National Food Tashkent: A great Uzbek culinary experience
It is not often that I write a single post about one specific restaurant. However, National Food in Tashkent was one of the best places to visit in Tashkent for Uzbek food. It was such a positive experience that I felt writing about it.
Why visit National Food in Tashkent?
Why was National Food in Tashkent such a positive experience? It certainly isn’t the decor. It feels more like an oversized canteen than a restaurant. Furthermore, it is bustling with people and waiters barely have time to clean the tables in between customers. National Food in Tashkent is always busy.
When I first set foot in the restaurant I was overwhelmed, but the Lonely planet was right that there is no other place so rich in local colour. National Food serves an extensive menu of local Uzbek recipies to hundreds of people per day. Most of them are prepared right in front of you.
At the entrance you will see a number of large kazans. So big that they often require two persons to stir whatever it is they are cooking inside. Next to the kazans are hundreds of small clay pots that are continuously watered to make sure the stews are not getting too dry. Inside there is a large table where dozens of women are cutting noodles and horse meat.
There is a lot of stuff going on at National Food in Tashkent and it is the quality that draws people to this place.
Uzbek Cuisine at National Food in Tashkent
What I love most about National Food in Tashkent is that it shows that Uzbek cuisine is so much more than plov. The simple recipy of rice with carrots and meat cooked in sheeps fat is everywhere in Uzbekistan and the rest of Central Asia. You will be forgiven to think that this is the only thing people eat.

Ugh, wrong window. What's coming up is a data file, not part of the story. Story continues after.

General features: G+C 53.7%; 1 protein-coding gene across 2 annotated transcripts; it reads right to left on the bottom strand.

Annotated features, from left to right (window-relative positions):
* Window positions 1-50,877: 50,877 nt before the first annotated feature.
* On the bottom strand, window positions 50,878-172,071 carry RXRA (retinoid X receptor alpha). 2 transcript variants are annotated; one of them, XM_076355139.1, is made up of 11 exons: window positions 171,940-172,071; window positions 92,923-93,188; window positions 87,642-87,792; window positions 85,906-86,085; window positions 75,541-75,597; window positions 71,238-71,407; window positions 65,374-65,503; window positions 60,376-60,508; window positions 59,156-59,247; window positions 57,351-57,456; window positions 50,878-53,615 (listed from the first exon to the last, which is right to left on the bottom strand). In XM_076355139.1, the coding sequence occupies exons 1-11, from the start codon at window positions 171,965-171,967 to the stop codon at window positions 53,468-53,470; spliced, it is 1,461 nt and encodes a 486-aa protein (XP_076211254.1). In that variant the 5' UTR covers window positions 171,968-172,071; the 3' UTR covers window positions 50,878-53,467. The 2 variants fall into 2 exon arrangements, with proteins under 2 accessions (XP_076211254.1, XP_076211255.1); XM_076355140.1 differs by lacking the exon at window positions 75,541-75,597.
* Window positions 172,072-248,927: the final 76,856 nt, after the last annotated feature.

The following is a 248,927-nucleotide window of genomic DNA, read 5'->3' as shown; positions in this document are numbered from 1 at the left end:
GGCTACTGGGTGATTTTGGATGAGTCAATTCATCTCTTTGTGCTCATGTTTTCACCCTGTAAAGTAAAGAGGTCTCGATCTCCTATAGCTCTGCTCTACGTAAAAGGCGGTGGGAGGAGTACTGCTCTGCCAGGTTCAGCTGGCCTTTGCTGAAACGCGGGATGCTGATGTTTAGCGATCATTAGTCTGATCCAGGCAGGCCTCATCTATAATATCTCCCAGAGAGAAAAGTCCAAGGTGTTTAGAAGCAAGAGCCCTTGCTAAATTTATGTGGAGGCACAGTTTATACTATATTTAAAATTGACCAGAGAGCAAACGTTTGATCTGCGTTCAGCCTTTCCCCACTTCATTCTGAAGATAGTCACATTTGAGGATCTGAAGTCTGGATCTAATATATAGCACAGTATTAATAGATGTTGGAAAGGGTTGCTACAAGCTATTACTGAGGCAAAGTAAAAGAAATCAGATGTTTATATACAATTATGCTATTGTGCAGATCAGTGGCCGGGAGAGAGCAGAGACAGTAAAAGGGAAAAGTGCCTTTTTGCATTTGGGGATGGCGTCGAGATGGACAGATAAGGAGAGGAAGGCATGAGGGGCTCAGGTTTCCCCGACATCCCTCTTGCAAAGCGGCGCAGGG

Nothing could be further from the truth. Uzbek cuisine is in fact one of the best in central Asia. Influenced and inspired by neighbouring countries Uzbek cuisine hosts a number of deliciously satisfying dishes. Unfortunately not all of them are easy to find for the foreign traveller. They are either cooked at home or at restaurants that only locals know about.
National Food in Tashkent is the best place to try Uzbek food that is different from the usual plov or shaslyck. Even if that is what you really want, National food in Tashkent does a pretty good job at that too.
What to eat at National Food in Tashkent
Because I felt quite overwhelmed at National Food in Tashkent and because it is quite difficult to know what to order if you don’t know much about Uzbek food, I will recommend some dishes here. They are all available at National Food in Tashkent.
Before you enter National Food in Tashkent you will already smell the aroma of fresh bread from the oven. The National Food bakery runs at full speed and produces dozens of flatbreads per minute. The result is that they serve them still warm from the oven.
Obi non or the typical Uzbek flatbreads are an essential part of Uzbek cuisine. They are thicker than Indian naan bread, but are baked in a similar way.